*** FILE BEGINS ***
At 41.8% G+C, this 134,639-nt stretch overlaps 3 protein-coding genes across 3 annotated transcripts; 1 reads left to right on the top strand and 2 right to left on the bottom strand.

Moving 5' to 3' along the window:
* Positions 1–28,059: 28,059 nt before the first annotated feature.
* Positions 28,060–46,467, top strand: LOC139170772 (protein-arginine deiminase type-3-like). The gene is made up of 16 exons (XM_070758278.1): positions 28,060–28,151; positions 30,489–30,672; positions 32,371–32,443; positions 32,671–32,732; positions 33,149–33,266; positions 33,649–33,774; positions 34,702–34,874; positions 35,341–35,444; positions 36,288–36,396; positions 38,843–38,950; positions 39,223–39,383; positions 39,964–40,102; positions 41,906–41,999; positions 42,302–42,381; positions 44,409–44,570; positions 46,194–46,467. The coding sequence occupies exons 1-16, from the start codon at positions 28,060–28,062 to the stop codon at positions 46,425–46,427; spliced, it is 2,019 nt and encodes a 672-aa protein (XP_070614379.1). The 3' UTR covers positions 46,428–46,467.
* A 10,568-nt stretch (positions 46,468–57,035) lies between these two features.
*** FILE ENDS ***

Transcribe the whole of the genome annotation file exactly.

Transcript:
At 41.8% G+C, this 134,639-nt stretch overlaps 3 protein-coding genes across 3 annotated transcripts; 1 reads left to right on the top strand and 2 right to left on the bottom strand.

Moving 5' to 3' along the window:
* Positions 1–28,059: 28,059 nt before the first annotated feature.
* Positions 28,060–46,467, top strand: LOC139170772 (protein-arginine deiminase type-3-like). The gene is made up of 16 exons (XM_070758278.1): positions 28,060–28,151; positions 30,489–30,672; positions 32,371–32,443; positions 32,671–32,732; positions 33,149–33,266; positions 33,649–33,774; positions 34,702–34,874; positions 35,341–35,444; positions 36,288–36,396; positions 38,843–38,950; positions 39,223–39,383; positions 39,964–40,102; positions 41,906–41,999; positions 42,302–42,381; positions 44,409–44,570; positions 46,194–46,467. The coding sequence occupies exons 1-16, from the start codon at positions 28,060–28,062 to the stop codon at positions 46,425–46,427; spliced, it is 2,019 nt and encodes a 672-aa protein (XP_070614379.1). The 3' UTR covers positions 46,428–46,467.
* A 10,568-nt stretch (positions 46,468–57,035) lies between these two features.